February 1 marked World Hijab Day, an annual expression of solidarity with "millions of Muslim women who choose to wear the hijab and live a life of modesty." Less than two weeks earlier, on January 20, a Women's March was held -- with rallies across the United States -- to re-enact the protests of the previous year against the election of President Donald Trump.
Bizarrely, Western feminists devoting their energy to supporting the right of Muslim women to wear the Islamic headscarf and highlighting the "MeToo" and "Time's Up" movements against sexual harassment, have been ignoring the genuine plight of their counterparts in the Islamic Republic of Iran and elsewhere in the Middle East, Asia and the Indian Subcontinent.
Vida Movahed, for instance, age 31, publicly removed her hijab and placed it on a stick in the streets of Tehran. For this act of freedom-seeking defiance, she was arrested and sent to prison.
The courage of women such as Movahed -- who, alongside men, was protesting the ayatollah-led regime -- emboldened other women in Iran to discard their hijabs and demand their rights as women and as individuals.
To Muslim women fighting to get rid of shackles in countries such as Saudi Arabia -- where a video of an 11-year-old girl dancing led to an "immorality" investigation and an arrest -- or Iran, the veil represents slavery. At the same time, the supine British Foreign Office was trying to sell the hijab as a symbol of "Liberation", "Respect" and "Security".
One wonders whether the move was aimed to please Saudi Crown Prince on his upcoming UK tour or if the British Foreign Office actually believes that Western women who do not wear a hijab feel insecure or oppressed.
It is jarring that Western feminists have been unable to join in this historic women's-rights struggle, which is taking place in countries with no democratic values, and not in the United States, where everyone is at liberty to protest the government.
No one in the Women's March called out the Iranian government for imprisoning, torturing and murdering women trying to break free of their shackles. Instead, they chanted "Me Too" and "Time's Up," as they paraded with activists such as Palestinian-American Linda Sarsour, who calls for jihad and apparently also denigrated one of her employees who was a victim of sexual assault in the workplace. "She [Sarsour] called me a liar because 'Something like this didn't happen to women who looked like me'... She told me I'd never work in NYC ever again for as long as she lived," according to the victim, Asmi Fathelbab.
How can anyone demand an end to the sexual abuse of American women at the hands of powerful men, while holding up Sarsour -- who, by advocating sharia law, promotes the suppression of women -- as a paragon of women's rights?
This is not the first time that Western feminists have ignored the plight of women living under autocratic regimes.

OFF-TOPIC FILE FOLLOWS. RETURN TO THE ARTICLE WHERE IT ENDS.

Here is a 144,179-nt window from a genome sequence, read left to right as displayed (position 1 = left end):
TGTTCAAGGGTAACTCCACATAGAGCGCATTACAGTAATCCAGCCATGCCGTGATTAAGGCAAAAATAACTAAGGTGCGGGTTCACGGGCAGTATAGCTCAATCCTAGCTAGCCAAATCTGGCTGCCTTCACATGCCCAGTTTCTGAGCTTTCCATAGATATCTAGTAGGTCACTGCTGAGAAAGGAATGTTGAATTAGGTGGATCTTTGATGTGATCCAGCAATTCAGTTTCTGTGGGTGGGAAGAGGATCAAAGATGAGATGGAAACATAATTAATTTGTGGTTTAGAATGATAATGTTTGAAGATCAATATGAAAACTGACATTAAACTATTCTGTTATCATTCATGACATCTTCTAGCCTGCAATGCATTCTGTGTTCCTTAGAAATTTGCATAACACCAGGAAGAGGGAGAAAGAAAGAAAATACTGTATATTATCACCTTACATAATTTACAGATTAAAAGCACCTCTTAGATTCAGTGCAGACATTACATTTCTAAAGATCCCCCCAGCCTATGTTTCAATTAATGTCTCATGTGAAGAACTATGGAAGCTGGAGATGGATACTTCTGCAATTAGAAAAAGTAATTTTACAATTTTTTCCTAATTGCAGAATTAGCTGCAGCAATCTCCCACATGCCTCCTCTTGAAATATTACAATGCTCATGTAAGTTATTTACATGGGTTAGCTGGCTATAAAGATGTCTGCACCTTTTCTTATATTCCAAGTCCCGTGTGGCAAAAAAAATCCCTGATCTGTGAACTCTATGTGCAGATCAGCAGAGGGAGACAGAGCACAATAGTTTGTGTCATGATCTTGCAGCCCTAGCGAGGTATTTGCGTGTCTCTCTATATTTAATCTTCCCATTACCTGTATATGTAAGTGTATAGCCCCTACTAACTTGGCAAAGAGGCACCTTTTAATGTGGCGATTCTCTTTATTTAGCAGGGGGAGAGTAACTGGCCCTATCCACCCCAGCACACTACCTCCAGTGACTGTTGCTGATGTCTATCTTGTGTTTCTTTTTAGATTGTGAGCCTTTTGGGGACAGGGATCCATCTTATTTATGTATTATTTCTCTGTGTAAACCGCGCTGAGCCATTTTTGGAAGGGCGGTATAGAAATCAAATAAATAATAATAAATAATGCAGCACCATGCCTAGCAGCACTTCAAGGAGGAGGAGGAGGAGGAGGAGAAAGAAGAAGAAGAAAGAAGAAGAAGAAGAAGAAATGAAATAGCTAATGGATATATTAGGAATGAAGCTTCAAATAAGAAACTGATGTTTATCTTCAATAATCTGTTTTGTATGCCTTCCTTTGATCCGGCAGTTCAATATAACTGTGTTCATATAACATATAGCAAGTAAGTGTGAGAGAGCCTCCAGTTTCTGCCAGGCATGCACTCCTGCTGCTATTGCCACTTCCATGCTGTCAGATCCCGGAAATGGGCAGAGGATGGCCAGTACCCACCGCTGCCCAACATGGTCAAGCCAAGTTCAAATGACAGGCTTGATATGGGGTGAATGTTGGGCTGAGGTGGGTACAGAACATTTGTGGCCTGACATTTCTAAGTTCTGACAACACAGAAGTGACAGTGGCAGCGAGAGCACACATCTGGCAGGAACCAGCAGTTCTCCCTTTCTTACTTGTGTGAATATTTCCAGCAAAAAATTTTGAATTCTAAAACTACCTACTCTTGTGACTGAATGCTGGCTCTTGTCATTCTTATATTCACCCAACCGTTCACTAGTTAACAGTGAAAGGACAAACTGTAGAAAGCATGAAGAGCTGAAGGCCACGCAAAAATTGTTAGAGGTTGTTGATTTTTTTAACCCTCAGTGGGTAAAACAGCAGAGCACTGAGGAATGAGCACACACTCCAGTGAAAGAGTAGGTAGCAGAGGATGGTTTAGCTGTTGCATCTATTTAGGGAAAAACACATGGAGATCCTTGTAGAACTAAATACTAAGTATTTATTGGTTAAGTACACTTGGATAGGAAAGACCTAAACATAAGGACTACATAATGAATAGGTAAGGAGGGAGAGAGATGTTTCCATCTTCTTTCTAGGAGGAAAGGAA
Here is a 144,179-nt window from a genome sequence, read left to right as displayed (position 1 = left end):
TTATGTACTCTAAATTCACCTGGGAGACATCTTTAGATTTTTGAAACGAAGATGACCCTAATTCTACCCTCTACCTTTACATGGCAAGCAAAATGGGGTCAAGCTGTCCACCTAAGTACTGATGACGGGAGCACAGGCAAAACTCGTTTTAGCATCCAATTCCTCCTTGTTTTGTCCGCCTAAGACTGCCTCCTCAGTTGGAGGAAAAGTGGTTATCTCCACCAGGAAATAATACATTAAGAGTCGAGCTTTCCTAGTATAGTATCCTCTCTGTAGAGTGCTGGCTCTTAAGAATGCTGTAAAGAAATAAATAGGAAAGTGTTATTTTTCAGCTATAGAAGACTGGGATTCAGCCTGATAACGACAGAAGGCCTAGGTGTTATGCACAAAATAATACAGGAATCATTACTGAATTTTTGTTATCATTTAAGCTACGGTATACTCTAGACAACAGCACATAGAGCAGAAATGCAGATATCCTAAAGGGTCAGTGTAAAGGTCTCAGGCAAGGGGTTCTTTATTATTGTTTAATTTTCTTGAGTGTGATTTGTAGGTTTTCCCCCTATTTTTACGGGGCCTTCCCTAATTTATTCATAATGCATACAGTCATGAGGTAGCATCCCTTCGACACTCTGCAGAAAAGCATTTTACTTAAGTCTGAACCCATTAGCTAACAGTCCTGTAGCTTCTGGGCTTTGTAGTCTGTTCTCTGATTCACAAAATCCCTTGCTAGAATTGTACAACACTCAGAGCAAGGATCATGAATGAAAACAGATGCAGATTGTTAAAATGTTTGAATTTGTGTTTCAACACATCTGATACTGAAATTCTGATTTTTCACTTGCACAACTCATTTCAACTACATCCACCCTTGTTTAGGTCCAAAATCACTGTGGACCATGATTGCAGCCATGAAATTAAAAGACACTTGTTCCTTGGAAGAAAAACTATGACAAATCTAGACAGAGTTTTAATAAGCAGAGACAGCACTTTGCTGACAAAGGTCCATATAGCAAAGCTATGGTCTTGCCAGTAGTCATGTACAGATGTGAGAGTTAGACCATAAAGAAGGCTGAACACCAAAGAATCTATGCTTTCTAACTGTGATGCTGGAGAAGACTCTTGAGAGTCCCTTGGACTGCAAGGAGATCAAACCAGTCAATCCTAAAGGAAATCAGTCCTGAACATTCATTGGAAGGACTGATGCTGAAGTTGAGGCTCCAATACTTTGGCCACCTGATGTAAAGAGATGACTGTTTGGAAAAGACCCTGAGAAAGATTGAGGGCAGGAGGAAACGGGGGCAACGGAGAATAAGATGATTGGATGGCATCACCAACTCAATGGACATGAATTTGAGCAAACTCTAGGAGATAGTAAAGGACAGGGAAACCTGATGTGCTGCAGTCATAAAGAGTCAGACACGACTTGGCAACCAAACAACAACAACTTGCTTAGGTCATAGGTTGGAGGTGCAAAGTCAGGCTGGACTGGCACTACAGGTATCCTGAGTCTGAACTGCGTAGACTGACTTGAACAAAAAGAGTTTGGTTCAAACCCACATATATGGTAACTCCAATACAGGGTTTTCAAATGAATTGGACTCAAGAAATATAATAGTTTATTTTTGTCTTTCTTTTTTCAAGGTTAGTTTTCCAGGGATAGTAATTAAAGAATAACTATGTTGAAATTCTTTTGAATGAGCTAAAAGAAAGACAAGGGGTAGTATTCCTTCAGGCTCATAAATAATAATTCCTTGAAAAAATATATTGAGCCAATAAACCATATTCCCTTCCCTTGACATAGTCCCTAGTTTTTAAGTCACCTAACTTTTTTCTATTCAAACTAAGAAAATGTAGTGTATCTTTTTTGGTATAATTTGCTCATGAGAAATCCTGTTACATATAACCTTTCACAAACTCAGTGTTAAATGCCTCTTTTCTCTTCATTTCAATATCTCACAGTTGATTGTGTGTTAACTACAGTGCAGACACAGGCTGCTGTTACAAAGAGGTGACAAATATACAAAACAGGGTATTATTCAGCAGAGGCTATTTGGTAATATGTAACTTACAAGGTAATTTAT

In 2017, a Turkish woman, Asena Melisa Saglam was attacked by a man on a bus for wearing shorts during Ramadan. The incident triggered protests in the streets of Istanbul on behalf of a woman's right to dress as she pleases. Turkish women were waving signs with slogans such as, "Don't Mess with my outfit," "We will not obey, be silenced, be afraid," and "We will win through resistance." They were also displaying shorts on hangers.
These women -- who are trapped in despotic Middle Eastern dictatorships, who face possible prosecution and having their lives ruined -- were given no attention by the same women marchers in the U.S. Evidently, feminists in the West were too busy wearing hijabs in solidarity with Sarsour and other promoters of Islamic law (sharia), which advises husbands to beat their wives and that in court, a woman's testimony is worth half a man's testimony; that daughters can receive only half the inheritance of a son, and that if a woman is raped, she will need four male Muslim witnesses, supposedly at the scene, to prove that she was not committing adultery.
It is not exactly as if any woman in America was ever attacked on a bus for wearing or not wearing a headscarf.
The multiculturalism that leads people in the West to look the other way when women in the Middle East are forced to wear hijabs has gotten so out of hand that it completely overlooks the lack of women's rights in Muslim-majority countries, as well as in many Muslim-majority neighborhoods of Western countries.
Occasionally, lip service is paid to the plight of such women, such as when filmmaker Sharmeen Obaid Chinoy won her second Oscar in 2016 for her documentary, "A Girl in the River - The Price of Forgiveness," about honor killings in Pakistan. As soon as the ceremonies were over, however, the subjugation of women in the Middle East once again gets forgotten by Western feminists.
Today, Iranian women are literally fighting to live free in countrywide protests that the regime in Tehran is trying to quash. It is the oppression of these women that needs to be protested. It is time for everyone in the West to join them in calling out the religious fascism that keeps them in chains.
Khadija Khan is a Pakistani journalist and commentator, currently based in Germany.